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In my final episode (at least for now) in my mini-run of episodes on the challenges of tech, I thought I'd turn the lens a bit: What does tech feel like for us? What is the experience of it, particularly using the internet?
To answer this question in a deep and engaging way, I talk with author, cultural critic, and internet historian Joanne McNeil.
Joanne's book, Lurking: How a Person Became a User, is unlike any book on the internet that you've ever read. Why? Because it's not a book of praise or even condemnation of social media founders, or a journey through start-up-dom. Instead, it's an exploration of what it's like for us to be on the internet. What were and are the contours of our experiences on Myspace, Hotbot, Friendster, Google, writing and reading blogs, and (ugh) Facebook? What kind of people do we become engaging with these "spaces?" And perhaps most challengingly, what's good about them?
(NOTE: Joanne and I had some sound challenges in the episode, so you'll notice a few quality discrepancies, but nothing terrible. Just a heads up that you'll get the glitches. mid-ep.)
ON THIS EPISODE
- Respecting the interactions on the internet
- What the internet has done to memory
- The way pop culture just before the internet hit got lost
- The gay history of the internet
- The shaping of love on the internet
- What sort of relationships are forming in quarantine conditions?
- The fulfillment of wandering and lurking on the internet
- Craigslist's lost potential
- The asymmetricality of anonymous users and open users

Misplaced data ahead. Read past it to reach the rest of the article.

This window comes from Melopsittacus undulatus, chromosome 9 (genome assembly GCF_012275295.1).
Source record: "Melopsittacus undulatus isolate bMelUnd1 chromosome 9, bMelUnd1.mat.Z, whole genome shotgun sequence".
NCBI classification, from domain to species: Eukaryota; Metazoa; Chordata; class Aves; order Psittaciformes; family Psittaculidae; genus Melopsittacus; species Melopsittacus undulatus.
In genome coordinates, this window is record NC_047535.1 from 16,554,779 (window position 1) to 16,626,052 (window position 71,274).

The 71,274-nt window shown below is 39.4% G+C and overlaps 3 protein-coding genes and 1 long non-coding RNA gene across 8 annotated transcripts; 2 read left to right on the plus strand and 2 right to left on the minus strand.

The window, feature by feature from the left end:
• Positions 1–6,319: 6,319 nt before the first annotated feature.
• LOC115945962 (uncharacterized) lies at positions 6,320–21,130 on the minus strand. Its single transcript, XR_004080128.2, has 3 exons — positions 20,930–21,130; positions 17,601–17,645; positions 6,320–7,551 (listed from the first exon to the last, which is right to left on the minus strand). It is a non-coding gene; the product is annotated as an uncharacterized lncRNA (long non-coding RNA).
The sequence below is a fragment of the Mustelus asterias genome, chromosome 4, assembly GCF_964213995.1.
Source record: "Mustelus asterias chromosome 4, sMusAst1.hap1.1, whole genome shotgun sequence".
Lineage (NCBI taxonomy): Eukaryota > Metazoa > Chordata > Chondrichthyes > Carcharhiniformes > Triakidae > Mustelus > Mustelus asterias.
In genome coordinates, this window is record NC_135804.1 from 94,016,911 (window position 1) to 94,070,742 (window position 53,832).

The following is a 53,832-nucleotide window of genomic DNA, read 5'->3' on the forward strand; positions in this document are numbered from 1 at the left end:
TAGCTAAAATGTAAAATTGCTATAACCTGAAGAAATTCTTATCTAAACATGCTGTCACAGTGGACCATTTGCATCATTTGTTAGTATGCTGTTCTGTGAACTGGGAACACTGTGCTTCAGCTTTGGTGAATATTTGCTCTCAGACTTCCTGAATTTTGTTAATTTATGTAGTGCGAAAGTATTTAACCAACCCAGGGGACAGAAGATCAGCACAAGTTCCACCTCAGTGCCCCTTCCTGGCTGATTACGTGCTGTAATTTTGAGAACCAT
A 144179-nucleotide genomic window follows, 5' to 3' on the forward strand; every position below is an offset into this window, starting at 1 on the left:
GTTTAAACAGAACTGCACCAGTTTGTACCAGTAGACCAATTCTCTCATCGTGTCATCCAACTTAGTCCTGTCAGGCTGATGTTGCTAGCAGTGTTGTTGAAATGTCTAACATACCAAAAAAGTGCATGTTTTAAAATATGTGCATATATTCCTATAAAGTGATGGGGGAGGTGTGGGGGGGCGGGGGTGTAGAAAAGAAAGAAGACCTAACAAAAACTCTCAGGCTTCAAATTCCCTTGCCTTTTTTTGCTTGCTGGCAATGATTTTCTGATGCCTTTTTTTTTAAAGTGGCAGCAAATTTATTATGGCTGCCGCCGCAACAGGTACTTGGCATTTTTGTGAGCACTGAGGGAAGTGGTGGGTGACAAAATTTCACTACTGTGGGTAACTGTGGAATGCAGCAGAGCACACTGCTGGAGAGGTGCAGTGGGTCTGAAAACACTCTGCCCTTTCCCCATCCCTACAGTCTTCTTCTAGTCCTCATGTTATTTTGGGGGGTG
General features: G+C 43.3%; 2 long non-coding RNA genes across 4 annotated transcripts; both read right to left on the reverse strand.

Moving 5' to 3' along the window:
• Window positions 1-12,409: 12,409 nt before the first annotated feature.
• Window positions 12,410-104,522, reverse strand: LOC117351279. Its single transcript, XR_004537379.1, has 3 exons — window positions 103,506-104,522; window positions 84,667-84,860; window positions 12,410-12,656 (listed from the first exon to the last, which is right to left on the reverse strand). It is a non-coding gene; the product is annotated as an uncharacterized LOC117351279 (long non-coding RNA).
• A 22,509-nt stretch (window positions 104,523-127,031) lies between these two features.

- How twitter acts like capitalism
- The difference between caring about wrongs and being involved in the stories of them online
- The three times I had twitter pile-ons
- Why we need to get rid of facebook and not replace it
- Where to go from here and all this mess
• Have you seen Brainiac: Transmissions After Zero? Also, did you know that there's a severely distorted sample of a Brainiac song in the AEWCH theme? Well, there you go.
• I wrote a bit about my trip to Florida to meet Ron in my essay "Gay For Pay, Part 1"
• Who else remembers the Pet Shop Boys's 2002 song about falling in love via online text, "Email"?
• Here's my old essay on hookup apps as pornography, "Facing The Torsos".
• SESTA/FOSTA was passed years ago now, but I and other workers fought against it. Here's a review of what it is.
• Yes, I was really into Unwound, and I still like them a lot!
• Yes, I'm changing my twitter in the next few days. We'll all be okay, promise!
• Melissa Gira Grant comes up a couple of times in the episode, so check out her writing via the twitter link and her website!
Until next time, friends,